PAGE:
It was only a matter of time. Nguyen Ngoc Nhu Quynh knew that one day the police would come knocking. The 37-year-old political blogger, writing under the pen name “Me Nam” (Mother Mushroom), has openly condemned the Vietnamese government for human rights abuses and corruption. It was risky work – severe punishments are meted out to those who dare criticize Vietnam’s one-party communist state.
After a decade of blogging, Quynh was arrested in early October. A family friend told Women & Girls Hub that Quynh’s 8-year-old daughter, Nam, was “very, very brave” as she silently watched her mother being handcuffed and led away. Before leaving, Quynh scribbled one last note to her children:
“Nam: You must be well-behaved. Listen to Grandma. Don’t tease your brother. I love you both very much.”
No one has heard from the famous blogger since.
State media accused Quynh of criticizing the government via social media, citing a document she shared on Facebook listing the names of dozens of people who died in police custody. Media reports accused her of “causing detriment to national security.” Quynh has been detained under Article 88 of the criminal code, which punishes anyone for committing “propaganda against the state:” it carries a maximum prison sentence of 20 years.
If convicted, Quynh will become one of the estimated 200 political prisoners in Vietnam, many of whom were imprisoned as a result of their online activity.
“Vietnam is one of the worst countries in the world for the jailing of bloggers,” says Robert Hardh, executive director of Civil Rights Defenders.
Bloggers in Vietnam use the internet to circumvent state-controlled media and expose controversial issues, such as the toxic chemical spill in April that has devastated the fishing industry in four provinces. The incident – which has been blamed on the Taiwanese steel company Formosa – and human rights abuses such as land seizures, discrimination and police brutality, have galvanized Vietnam’s underground democracy movement.
More women are joining the movement’s ranks, according to an April 2015 Civil Rights Defenders report, and they face “surveillance, arbitrary detention, physical and cyber attacks, criminal prosecution and imprisonment.”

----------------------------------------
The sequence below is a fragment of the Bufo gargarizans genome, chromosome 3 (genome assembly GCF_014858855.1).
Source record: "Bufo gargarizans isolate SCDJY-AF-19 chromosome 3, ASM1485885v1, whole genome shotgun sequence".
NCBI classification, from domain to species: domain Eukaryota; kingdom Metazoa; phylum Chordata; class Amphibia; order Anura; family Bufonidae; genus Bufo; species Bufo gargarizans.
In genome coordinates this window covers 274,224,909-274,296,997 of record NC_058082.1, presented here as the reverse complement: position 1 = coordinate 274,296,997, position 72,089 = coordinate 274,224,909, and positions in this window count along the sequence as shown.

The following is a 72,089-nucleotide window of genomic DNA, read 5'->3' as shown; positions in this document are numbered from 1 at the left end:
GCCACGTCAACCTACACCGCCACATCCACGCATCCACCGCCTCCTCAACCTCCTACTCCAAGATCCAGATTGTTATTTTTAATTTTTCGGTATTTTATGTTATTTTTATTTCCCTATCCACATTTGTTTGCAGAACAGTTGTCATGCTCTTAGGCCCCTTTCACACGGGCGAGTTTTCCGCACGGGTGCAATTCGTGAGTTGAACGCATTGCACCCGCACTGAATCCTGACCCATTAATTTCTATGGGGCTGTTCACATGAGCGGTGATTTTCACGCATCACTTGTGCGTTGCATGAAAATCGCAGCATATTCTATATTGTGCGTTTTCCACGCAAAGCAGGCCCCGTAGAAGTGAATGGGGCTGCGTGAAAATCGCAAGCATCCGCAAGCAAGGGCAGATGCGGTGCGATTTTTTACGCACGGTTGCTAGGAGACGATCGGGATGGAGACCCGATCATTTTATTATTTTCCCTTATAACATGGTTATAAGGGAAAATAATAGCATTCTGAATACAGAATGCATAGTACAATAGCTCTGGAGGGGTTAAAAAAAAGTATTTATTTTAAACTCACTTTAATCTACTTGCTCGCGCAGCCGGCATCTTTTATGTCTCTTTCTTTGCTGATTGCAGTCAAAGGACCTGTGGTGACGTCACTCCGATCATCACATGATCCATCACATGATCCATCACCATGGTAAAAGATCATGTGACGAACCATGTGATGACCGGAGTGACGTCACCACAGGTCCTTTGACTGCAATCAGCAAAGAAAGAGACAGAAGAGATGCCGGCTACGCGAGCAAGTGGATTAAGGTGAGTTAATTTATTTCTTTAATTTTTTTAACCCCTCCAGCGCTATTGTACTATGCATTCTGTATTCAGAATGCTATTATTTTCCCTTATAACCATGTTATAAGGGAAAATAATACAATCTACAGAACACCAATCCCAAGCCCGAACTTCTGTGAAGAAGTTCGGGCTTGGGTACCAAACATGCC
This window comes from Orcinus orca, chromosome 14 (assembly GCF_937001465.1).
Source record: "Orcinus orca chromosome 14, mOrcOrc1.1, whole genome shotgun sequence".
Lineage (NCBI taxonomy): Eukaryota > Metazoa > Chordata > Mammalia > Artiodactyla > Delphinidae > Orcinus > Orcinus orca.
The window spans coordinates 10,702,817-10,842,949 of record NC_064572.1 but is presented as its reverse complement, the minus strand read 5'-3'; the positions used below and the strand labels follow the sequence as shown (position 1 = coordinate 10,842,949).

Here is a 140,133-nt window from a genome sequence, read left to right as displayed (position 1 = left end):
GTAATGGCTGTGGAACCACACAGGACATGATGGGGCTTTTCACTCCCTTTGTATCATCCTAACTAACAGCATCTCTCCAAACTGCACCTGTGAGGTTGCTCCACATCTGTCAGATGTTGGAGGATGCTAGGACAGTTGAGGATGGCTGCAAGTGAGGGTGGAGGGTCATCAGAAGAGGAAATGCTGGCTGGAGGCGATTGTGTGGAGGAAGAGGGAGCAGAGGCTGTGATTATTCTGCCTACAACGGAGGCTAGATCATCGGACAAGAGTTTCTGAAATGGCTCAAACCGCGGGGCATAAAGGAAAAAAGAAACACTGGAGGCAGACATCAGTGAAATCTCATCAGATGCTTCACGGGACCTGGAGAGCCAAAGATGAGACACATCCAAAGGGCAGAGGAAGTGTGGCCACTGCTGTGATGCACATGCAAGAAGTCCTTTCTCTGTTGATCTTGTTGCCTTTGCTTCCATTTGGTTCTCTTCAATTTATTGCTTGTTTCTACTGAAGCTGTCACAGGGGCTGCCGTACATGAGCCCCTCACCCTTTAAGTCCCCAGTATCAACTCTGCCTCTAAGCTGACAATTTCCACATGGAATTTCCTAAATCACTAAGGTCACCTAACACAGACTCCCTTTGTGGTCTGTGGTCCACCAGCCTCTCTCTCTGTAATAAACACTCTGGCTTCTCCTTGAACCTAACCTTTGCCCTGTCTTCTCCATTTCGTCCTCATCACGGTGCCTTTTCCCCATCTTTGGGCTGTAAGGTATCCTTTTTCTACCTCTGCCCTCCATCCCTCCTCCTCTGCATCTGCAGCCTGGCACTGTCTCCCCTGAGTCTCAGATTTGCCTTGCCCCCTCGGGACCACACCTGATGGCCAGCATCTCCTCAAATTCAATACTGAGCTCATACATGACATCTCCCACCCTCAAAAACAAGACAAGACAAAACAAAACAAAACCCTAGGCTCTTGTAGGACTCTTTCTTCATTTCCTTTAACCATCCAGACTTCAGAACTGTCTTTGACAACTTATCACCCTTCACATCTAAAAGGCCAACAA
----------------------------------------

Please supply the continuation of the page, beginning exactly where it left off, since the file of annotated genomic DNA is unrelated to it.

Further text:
In 2008, blogger Thanh Nghien Pham was sentenced to four years in prison under Article 88.
“Those years were terrible for me,” she says. The 39-year-old says she felt “spiritually assaulted” during her incarceration, as she was segregated from other prisoners. Despite this, Pham never considered giving up blogging. “We do not want to stop raising our voices, we want to change our country,” she says.
When her good friend Quynh was arrested earlier this month, Pham received dozens of hostile phone calls. “They were threatening me to stop my activities, otherwise [they said] I will be the next prisoner,” she says.
As a famous blogger in Vietnam, Pham is accustomed to such treatment. “Every day when I wake up, I face difficulties and harassment by the government,” she says, adding that policemen have assaulted her many times and often threaten to put her back in jail.
The treatment of female bloggers and activists has come to the attention of the U.N. Committee on the Elimination of Discrimination against Women (CEDAW), which last year urged the Vietnamese government “to investigate allegations of harassment, arbitrary detention and ill treatment of women human rights defenders.”
Harassment of female activists can sometimes degenerate into gender-based violence. Bloggers told Women & Girls Hub that state officials have told women to strip, and human rights campaigner Nguyen Hoang Vi blogged about how she was sexually assaulted in Ho Chi Minh City in 2012. The blog describes how she was brought to the police station, strip-searched and then subjected to a vaginal cavity search. “The terrible thing was they brought out a video camera to record the event. Their goal was to humiliate me,” she wrote in her blog.
These days, 29-year-old Hoang Vi says she is regularly “monitored, harassed and violently cracked down on.” Her three children are often caught up in the conflict. She recalls how last year, while on the way to the shops with her daughter, her path was blocked by plain-clothes policemen. With nowhere to go, she staged a sit-down protest with her baby in the middle of the road – they stayed there for the following three hours.
These female activists and bloggers have dedicated their lives to the reform movement, but they don’t always win the support of others, including from their own families. Vietnam is a patriarchal society – mothers are expected to produce a male heir, and few women occupy top government posts. Against this backdrop of gender inequality, strong, independent women who raise their voices are often condemned. Hoang Vi says that many are not supported by their families. “Worse than that,” she says, “some people criticize female political bloggers for not taking good care of the family but for spending time writing ‘nonsense posts.’”
Yet bloggers and campaigners understand that if they wish to change society, they must make sacrifices and endure hardships.
“We have accepted this life, we have to move forward, we have to do something helpful for democracy. So everyday we must overcome our feelings of fear,” says Pham.